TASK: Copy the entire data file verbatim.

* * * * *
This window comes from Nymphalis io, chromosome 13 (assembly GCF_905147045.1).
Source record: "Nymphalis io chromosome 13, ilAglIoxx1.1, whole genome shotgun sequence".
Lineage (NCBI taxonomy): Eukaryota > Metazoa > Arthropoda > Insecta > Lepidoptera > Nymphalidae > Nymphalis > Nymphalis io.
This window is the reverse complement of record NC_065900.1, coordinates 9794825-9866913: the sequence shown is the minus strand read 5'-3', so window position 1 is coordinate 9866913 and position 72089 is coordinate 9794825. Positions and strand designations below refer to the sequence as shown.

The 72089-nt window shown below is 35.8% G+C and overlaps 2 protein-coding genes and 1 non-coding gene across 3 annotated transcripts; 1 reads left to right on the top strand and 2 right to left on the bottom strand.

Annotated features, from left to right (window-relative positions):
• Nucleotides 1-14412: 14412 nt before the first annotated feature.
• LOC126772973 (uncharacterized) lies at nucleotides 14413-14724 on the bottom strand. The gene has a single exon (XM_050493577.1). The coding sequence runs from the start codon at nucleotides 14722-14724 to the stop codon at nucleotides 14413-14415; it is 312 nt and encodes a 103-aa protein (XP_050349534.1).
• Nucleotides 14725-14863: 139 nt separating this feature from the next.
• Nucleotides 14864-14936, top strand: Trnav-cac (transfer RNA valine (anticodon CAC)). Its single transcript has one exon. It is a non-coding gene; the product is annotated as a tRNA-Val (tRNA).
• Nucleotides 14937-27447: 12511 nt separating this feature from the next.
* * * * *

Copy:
This window comes from Nymphalis io, chromosome 13 (assembly GCF_905147045.1).
Source record: "Nymphalis io chromosome 13, ilAglIoxx1.1, whole genome shotgun sequence".
Lineage (NCBI taxonomy): Eukaryota > Metazoa > Arthropoda > Insecta > Lepidoptera > Nymphalidae > Nymphalis > Nymphalis io.
This window is the reverse complement of record NC_065900.1, coordinates 9794825-9866913: the sequence shown is the minus strand read 5'-3', so window position 1 is coordinate 9866913 and position 72089 is coordinate 9794825. Positions and strand designations below refer to the sequence as shown.

The 72089-nt window shown below is 35.8% G+C and overlaps 2 protein-coding genes and 1 non-coding gene across 3 annotated transcripts; 1 reads left to right on the top strand and 2 right to left on the bottom strand.

Annotated features, from left to right (window-relative positions):
• Nucleotides 1-14412: 14412 nt before the first annotated feature.
• LOC126772973 (uncharacterized) lies at nucleotides 14413-14724 on the bottom strand. The gene has a single exon (XM_050493577.1). The coding sequence runs from the start codon at nucleotides 14722-14724 to the stop codon at nucleotides 14413-14415; it is 312 nt and encodes a 103-aa protein (XP_050349534.1).
• Nucleotides 14725-14863: 139 nt separating this feature from the next.
• Nucleotides 14864-14936, top strand: Trnav-cac (transfer RNA valine (anticodon CAC)). Its single transcript has one exon. It is a non-coding gene; the product is annotated as a tRNA-Val (tRNA).
• Nucleotides 14937-27447: 12511 nt separating this feature from the next.